President Bush said Tuesday that he is watching very carefully to see if the struggling U.S. economy needs a short-term boost from the federal government.

"We're listening to different ideas about what may or may not need to happen," he said. "We'll work through this. We'll work through this period of time."

He wouldn't comment on any specific ideas he is considering, such as tax cuts aimed at lessening the chance of a recession. "We'll look at all different options."

On Monday, Bush talked about recent indicators that have been "increasingly mixed," a new recognition of the challenges now facing the economy, primarily resulting from a severe housing crisis. Previous Bush statements have paid attention to the financial fears of many American families and the effects of the housing slump, but focused on what he calls the strong fundamentals underpinning the economy.

"It's going to take awhile to work through the downturn," he said Tuesday of the housing crisis. He spoke in response to a question, during a Rose Garden event on Iraq.

Bush regards his State of the Union address to Congress at the end of the month and the release of his new budget proposal shortly after as a sort of deadline for making the call about whether to propose a stimulus package. Aides say he wants to analyze more economic data before making a final decision.

On Friday, the government reported that hiring practically stalled in December, driving the nation's unemployment rate up to a two-year high of 5 percent. With such reports fanning fears of a recession and more Americans growing anxious, Bush has taken to talking about the economy often.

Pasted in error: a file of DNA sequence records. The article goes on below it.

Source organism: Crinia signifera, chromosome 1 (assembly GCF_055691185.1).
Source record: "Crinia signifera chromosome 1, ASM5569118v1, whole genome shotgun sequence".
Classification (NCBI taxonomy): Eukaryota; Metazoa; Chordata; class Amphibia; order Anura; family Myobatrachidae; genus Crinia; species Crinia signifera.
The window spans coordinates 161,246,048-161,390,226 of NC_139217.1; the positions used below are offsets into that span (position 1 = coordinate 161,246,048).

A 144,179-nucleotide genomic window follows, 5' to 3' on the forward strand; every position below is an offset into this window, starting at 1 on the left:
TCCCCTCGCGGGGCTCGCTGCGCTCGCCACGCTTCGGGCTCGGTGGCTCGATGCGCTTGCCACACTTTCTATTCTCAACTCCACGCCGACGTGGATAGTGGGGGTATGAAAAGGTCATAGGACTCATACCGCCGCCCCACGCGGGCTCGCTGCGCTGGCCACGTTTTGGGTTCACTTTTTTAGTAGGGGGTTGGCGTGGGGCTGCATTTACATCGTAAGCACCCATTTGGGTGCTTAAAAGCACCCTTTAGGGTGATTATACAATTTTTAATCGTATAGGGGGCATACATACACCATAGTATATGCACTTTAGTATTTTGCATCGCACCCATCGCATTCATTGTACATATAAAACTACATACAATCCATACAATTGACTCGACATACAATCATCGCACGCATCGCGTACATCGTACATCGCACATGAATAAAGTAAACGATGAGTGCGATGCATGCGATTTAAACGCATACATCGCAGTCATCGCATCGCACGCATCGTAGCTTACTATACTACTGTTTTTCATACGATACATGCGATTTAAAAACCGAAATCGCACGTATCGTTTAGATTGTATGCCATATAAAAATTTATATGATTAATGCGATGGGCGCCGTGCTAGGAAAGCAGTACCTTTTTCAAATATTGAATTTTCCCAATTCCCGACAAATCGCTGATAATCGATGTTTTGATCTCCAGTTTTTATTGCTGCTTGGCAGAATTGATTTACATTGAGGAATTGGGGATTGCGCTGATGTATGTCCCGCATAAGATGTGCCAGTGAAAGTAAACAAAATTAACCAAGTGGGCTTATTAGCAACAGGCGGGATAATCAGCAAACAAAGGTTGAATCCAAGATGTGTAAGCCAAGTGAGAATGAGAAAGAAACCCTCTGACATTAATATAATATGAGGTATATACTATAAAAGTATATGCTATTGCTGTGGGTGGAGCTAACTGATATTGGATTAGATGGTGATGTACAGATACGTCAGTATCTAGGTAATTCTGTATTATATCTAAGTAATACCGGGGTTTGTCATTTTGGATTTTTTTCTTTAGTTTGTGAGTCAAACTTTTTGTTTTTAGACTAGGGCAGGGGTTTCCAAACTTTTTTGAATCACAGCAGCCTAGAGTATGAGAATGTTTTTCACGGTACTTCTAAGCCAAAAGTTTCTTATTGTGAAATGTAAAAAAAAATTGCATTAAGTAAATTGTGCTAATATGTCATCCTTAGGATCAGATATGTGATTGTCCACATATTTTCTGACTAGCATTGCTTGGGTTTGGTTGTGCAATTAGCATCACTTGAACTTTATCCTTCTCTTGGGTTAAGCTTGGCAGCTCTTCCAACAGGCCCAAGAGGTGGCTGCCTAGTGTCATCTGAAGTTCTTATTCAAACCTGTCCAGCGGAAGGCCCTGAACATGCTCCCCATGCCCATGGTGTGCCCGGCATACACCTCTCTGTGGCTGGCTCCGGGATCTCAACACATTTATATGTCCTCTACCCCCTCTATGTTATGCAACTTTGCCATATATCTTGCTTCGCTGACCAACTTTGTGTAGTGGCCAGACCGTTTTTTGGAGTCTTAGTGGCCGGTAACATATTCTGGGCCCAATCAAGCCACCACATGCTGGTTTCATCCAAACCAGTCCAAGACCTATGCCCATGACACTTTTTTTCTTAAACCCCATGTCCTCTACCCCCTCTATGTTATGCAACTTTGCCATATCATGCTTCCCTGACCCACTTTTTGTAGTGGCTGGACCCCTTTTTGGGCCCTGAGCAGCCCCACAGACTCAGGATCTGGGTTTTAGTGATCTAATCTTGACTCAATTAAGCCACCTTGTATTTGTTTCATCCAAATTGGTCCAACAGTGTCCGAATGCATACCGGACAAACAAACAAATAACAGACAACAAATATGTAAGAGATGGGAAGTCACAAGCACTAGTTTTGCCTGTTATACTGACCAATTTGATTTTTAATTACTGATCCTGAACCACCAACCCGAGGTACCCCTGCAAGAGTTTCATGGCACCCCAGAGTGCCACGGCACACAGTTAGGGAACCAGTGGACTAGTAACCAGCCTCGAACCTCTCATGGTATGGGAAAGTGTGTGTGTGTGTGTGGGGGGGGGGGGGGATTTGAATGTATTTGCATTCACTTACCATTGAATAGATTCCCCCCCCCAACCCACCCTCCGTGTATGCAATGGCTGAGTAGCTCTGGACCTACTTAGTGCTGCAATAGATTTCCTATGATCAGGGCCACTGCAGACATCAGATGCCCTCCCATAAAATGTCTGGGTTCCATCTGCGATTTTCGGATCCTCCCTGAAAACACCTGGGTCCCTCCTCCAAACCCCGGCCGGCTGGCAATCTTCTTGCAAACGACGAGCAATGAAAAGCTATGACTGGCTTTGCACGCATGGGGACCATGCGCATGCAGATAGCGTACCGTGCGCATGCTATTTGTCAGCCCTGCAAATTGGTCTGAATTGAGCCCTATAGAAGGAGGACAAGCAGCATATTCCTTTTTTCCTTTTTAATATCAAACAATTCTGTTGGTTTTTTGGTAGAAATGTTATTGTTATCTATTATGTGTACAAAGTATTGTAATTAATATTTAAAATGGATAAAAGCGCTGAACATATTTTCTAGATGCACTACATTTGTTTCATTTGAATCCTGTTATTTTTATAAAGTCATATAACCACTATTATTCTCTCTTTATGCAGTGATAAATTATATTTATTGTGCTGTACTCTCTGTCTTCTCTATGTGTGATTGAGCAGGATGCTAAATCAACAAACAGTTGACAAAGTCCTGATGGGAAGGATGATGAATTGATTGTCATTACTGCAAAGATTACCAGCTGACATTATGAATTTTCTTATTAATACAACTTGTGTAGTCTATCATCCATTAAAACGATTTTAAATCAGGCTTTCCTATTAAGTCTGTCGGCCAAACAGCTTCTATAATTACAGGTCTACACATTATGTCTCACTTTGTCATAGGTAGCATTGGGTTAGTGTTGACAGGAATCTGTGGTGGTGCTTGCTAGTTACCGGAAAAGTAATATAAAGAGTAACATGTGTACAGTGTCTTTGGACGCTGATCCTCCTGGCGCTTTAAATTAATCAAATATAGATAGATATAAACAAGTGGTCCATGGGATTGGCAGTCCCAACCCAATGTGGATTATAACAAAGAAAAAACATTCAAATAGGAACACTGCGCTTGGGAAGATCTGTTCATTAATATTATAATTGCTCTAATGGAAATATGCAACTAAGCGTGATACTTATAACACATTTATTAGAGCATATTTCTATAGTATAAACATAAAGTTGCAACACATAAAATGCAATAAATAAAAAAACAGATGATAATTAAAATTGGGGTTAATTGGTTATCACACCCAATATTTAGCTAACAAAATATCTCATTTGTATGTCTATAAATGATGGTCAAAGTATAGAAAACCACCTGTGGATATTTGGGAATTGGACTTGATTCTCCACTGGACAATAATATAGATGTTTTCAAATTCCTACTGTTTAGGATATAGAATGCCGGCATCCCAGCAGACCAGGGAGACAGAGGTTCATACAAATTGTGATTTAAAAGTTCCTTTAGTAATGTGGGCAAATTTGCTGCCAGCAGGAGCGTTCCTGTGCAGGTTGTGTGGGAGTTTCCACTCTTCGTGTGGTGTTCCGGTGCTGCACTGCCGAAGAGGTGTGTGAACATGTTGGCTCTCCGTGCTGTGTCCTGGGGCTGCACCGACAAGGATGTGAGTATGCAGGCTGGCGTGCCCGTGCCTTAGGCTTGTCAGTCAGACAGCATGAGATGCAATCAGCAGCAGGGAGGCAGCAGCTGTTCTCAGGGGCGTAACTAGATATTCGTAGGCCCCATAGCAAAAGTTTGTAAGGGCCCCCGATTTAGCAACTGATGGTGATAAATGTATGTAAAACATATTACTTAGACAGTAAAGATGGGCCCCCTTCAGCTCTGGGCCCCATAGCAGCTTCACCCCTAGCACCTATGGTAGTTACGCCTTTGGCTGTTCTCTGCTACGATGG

As before, he spoke on Tuesday of his confidence in the American economic system and the ability of it -- and his administration -- to weather even severe shocks.

"I'm optimistic, as I've seen this economy, you know, go through periods of uncertainty," the president said. "I like the fundamentals, they look strong, but there are new signals that should cause concern. And one of the signals is the fact that the housing market is soft."

Earlier Tuesday, Treasury Secretary Henry Paulson said the administration was exploring what would be a significant expansion of the program to help at-risk mortgage holders.

Paulson, in an interview on CNBC, said the administration was involved in discussions with the mortgage industry to expand a current program to freeze adjustable rate mortgages for five years to include borrowers of loans at prime rates. Currently, the rate freeze only covers a much smaller segment of adjustable rate loans, those made to subprime borrowers. Those are borrowers with weak credit histories.

Paulson did not provide any details on when this expansion might go forward.

On Monday, Paulson had said in a speech in New York that the current housing correction was "inevitable and necessary" following five years of an unsustainable boom which saw sales and home prices hit record levels.